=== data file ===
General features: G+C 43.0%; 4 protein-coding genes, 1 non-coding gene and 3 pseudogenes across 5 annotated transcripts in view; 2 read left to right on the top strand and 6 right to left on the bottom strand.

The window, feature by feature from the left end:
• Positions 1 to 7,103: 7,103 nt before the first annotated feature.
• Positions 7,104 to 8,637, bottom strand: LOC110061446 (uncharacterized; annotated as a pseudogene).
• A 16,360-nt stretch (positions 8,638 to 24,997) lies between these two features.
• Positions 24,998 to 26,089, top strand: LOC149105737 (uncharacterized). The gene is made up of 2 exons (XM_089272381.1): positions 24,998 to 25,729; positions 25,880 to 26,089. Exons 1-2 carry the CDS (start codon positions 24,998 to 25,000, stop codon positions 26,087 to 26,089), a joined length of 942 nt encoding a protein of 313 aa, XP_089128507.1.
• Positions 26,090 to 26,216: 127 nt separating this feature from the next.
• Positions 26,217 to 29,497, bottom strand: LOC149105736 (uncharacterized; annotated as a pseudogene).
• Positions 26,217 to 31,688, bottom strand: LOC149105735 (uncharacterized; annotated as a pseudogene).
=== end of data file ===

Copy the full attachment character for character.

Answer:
General features: G+C 43.0%; 4 protein-coding genes, 1 non-coding gene and 3 pseudogenes across 5 annotated transcripts in view; 2 read left to right on the top strand and 6 right to left on the bottom strand.

The window, feature by feature from the left end:
• Positions 1 to 7,103: 7,103 nt before the first annotated feature.
• Positions 7,104 to 8,637, bottom strand: LOC110061446 (uncharacterized; annotated as a pseudogene).
• A 16,360-nt stretch (positions 8,638 to 24,997) lies between these two features.
• Positions 24,998 to 26,089, top strand: LOC149105737 (uncharacterized). The gene is made up of 2 exons (XM_089272381.1): positions 24,998 to 25,729; positions 25,880 to 26,089. Exons 1-2 carry the CDS (start codon positions 24,998 to 25,000, stop codon positions 26,087 to 26,089), a joined length of 942 nt encoding a protein of 313 aa, XP_089128507.1.
• Positions 26,090 to 26,216: 127 nt separating this feature from the next.
• Positions 26,217 to 29,497, bottom strand: LOC149105736 (uncharacterized; annotated as a pseudogene).
• Positions 26,217 to 31,688, bottom strand: LOC149105735 (uncharacterized; annotated as a pseudogene).